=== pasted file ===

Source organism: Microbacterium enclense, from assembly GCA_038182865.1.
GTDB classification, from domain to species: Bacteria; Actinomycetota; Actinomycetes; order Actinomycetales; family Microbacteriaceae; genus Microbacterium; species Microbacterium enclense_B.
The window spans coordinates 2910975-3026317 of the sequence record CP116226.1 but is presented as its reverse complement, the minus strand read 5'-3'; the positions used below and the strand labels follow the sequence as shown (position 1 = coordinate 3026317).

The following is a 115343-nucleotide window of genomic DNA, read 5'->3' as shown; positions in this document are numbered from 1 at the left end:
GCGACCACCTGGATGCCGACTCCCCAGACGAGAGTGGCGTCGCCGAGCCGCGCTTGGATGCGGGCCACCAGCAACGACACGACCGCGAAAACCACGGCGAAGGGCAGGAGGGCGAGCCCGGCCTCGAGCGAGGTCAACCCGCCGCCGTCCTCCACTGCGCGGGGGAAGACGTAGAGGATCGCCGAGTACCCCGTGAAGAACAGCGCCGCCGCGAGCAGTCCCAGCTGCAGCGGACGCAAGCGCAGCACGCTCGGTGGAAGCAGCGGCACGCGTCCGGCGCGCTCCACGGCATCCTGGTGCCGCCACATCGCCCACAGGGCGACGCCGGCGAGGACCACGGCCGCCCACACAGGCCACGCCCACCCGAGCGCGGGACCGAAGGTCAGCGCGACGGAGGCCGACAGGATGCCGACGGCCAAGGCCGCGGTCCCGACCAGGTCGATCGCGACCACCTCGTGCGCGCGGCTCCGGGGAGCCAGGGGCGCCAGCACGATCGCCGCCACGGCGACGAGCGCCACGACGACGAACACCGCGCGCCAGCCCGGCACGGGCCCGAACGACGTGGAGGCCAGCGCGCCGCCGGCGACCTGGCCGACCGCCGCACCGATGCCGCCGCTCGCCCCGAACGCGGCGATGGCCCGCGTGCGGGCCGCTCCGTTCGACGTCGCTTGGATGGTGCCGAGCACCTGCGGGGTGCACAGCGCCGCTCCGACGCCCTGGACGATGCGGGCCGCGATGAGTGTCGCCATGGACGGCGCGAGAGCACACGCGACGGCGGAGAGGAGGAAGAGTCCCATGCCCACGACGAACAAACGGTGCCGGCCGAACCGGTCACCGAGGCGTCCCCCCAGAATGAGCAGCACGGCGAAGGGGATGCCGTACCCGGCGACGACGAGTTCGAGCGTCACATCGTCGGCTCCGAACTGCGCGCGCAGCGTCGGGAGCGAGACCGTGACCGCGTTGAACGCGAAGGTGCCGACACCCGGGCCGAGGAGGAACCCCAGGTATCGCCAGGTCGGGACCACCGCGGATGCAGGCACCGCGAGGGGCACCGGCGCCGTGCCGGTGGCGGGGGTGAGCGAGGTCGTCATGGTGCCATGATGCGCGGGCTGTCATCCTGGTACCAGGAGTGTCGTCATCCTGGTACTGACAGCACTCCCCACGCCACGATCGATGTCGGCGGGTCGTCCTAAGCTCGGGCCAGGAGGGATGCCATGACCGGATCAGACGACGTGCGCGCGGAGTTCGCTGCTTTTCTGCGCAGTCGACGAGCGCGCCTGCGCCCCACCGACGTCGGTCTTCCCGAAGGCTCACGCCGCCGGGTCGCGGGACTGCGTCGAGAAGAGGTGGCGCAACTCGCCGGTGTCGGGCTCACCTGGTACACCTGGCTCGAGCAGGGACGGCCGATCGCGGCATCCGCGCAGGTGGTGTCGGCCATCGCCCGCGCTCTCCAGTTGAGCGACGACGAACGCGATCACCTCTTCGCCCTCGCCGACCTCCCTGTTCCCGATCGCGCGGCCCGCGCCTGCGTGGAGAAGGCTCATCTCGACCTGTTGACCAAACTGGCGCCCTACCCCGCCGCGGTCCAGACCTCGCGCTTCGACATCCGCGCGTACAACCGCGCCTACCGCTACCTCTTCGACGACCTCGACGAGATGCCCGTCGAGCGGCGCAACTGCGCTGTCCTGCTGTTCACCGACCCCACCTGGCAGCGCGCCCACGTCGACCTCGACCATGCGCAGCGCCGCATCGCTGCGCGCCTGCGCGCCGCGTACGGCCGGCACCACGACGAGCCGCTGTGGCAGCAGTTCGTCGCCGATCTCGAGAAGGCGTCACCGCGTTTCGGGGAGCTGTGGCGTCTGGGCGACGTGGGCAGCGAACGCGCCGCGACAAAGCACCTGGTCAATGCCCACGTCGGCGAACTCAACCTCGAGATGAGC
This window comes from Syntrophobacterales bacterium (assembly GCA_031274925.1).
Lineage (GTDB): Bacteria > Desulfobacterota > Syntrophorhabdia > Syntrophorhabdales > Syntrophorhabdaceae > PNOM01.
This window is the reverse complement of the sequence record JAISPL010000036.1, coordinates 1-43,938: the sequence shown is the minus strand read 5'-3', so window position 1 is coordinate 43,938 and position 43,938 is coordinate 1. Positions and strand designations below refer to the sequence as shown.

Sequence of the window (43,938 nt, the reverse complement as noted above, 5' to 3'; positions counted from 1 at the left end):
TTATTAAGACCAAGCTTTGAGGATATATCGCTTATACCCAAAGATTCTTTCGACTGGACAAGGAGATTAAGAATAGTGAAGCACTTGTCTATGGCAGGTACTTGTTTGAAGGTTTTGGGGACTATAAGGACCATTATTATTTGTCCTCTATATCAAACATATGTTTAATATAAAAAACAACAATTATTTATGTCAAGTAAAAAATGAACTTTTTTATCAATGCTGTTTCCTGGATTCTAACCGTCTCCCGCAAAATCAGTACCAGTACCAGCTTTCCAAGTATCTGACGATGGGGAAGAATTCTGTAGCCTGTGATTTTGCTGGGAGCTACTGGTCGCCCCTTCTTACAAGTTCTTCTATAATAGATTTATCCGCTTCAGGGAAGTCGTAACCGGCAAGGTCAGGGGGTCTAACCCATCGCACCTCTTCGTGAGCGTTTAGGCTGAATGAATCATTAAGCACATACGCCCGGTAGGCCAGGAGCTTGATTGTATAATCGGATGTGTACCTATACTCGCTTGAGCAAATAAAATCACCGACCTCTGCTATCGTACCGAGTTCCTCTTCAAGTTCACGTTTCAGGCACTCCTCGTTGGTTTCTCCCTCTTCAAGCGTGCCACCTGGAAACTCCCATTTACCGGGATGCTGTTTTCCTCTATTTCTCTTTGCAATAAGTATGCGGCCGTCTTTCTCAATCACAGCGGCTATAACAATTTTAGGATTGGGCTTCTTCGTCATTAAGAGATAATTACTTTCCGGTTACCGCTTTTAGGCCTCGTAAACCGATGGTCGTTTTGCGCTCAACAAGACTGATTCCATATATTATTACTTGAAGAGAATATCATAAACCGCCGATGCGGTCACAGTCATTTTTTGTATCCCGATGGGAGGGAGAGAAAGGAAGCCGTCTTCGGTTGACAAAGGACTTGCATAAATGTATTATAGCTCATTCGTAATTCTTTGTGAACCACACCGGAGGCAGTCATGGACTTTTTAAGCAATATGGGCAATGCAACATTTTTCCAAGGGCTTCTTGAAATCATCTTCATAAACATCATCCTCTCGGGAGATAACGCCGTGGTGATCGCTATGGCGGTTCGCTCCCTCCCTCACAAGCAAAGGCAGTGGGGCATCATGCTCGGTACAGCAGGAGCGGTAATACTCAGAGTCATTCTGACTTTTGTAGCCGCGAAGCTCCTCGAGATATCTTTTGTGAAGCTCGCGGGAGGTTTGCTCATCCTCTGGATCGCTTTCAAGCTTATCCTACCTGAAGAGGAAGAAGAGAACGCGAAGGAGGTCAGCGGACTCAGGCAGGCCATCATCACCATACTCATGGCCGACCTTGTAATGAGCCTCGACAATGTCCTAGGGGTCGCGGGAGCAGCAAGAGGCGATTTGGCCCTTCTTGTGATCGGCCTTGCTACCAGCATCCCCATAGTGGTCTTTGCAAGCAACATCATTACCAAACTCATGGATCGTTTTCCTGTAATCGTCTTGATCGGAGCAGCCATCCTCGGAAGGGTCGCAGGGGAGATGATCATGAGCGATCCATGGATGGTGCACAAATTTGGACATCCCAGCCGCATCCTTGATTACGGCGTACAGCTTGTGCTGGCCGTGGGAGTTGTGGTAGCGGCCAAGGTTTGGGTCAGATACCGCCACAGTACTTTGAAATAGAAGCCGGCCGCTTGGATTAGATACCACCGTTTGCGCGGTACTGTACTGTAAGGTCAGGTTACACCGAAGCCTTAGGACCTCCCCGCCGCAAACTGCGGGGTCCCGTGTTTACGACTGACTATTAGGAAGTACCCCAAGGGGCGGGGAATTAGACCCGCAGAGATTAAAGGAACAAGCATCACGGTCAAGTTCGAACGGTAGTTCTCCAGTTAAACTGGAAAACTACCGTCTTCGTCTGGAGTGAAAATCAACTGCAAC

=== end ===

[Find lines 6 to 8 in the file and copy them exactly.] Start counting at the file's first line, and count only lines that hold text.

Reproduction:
This window comes from Syntrophobacterales bacterium (assembly GCA_031274925.1).
Lineage (GTDB): Bacteria > Desulfobacterota > Syntrophorhabdia > Syntrophorhabdales > Syntrophorhabdaceae > PNOM01.
This window is the reverse complement of the sequence record JAISPL010000036.1, coordinates 1-43,938: the sequence shown is the minus strand read 5'-3', so window position 1 is coordinate 43,938 and position 43,938 is coordinate 1. Positions and strand designations below refer to the sequence as shown.